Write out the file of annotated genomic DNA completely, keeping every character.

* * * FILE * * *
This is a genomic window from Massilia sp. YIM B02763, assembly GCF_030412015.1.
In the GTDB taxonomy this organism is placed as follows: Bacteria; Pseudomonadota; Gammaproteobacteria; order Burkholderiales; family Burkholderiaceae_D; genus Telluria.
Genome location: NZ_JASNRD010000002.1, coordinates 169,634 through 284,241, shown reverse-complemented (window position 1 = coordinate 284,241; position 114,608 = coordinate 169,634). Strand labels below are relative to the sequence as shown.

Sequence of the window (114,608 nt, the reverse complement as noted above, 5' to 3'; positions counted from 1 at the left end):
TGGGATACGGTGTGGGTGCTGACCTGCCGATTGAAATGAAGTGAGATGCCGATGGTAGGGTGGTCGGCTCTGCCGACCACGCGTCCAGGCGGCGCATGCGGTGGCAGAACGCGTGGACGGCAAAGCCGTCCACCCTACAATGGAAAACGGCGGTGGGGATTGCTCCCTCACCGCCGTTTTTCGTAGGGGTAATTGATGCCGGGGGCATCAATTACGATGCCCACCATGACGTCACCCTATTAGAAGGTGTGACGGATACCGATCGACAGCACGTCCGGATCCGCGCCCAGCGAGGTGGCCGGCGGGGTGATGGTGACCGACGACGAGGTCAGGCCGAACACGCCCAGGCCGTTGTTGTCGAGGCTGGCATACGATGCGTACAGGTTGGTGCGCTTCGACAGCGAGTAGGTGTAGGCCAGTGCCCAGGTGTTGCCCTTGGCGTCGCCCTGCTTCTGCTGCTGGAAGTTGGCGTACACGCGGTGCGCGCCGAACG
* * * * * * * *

This is a genomic window from Massilia sp. YIM B02763, assembly GCF_030412015.1.
In the GTDB taxonomy this organism is placed as follows: Bacteria; Pseudomonadota; Gammaproteobacteria; order Burkholderiales; family Burkholderiaceae_D; genus Telluria.
Genome location: NZ_JASNRD010000002.1, coordinates 169,634 through 284,241, shown reverse-complemented (window position 1 = coordinate 284,241; position 114,608 = coordinate 169,634). Strand labels below are relative to the sequence as shown.

Sequence of the window (114,608 nt, the reverse complement as noted above, 5' to 3'; positions counted from 1 at the left end):
TGGGATACGGTGTGGGTGCTGACCTGCCGATTGAAATGAAGTGAGATGCCGATGGTAGGGTGGTCGGCTCTGCCGACCACGCGTCCAGGCGGCGCATGCGGTGGCAGAACGCGTGGACGGCAAAGCCGTCCACCCTACAATGGAAAACGGCGGTGGGGATTGCTCCCTCACCGCCGTTTTTCGTAGGGGTAATTGATGCCGGGGGCATCAATTACGATGCCCACCATGACGTCACCCTATTAGAAGGTGTGACGGATACCGATCGACAGCACGTCCGGATCCGCGCCCAGCGAGGTGGCCGGCGGGGTGATGGTGACCGACGACGAGGTCAGGCCGAACACGCCCAGGCCGTTGTTGTCGAGGCTGGCATACGATGCGTACAGGTTGGTGCGCTTCGACAGCGAGTAGGTGTAGGCCAGTGCCCAGGTGTTGCCCTTGGCGTCGCCCTGCTTCTGCTGCTGGAAGTTGGCGTACACGCGGTGCGCGCCGAACG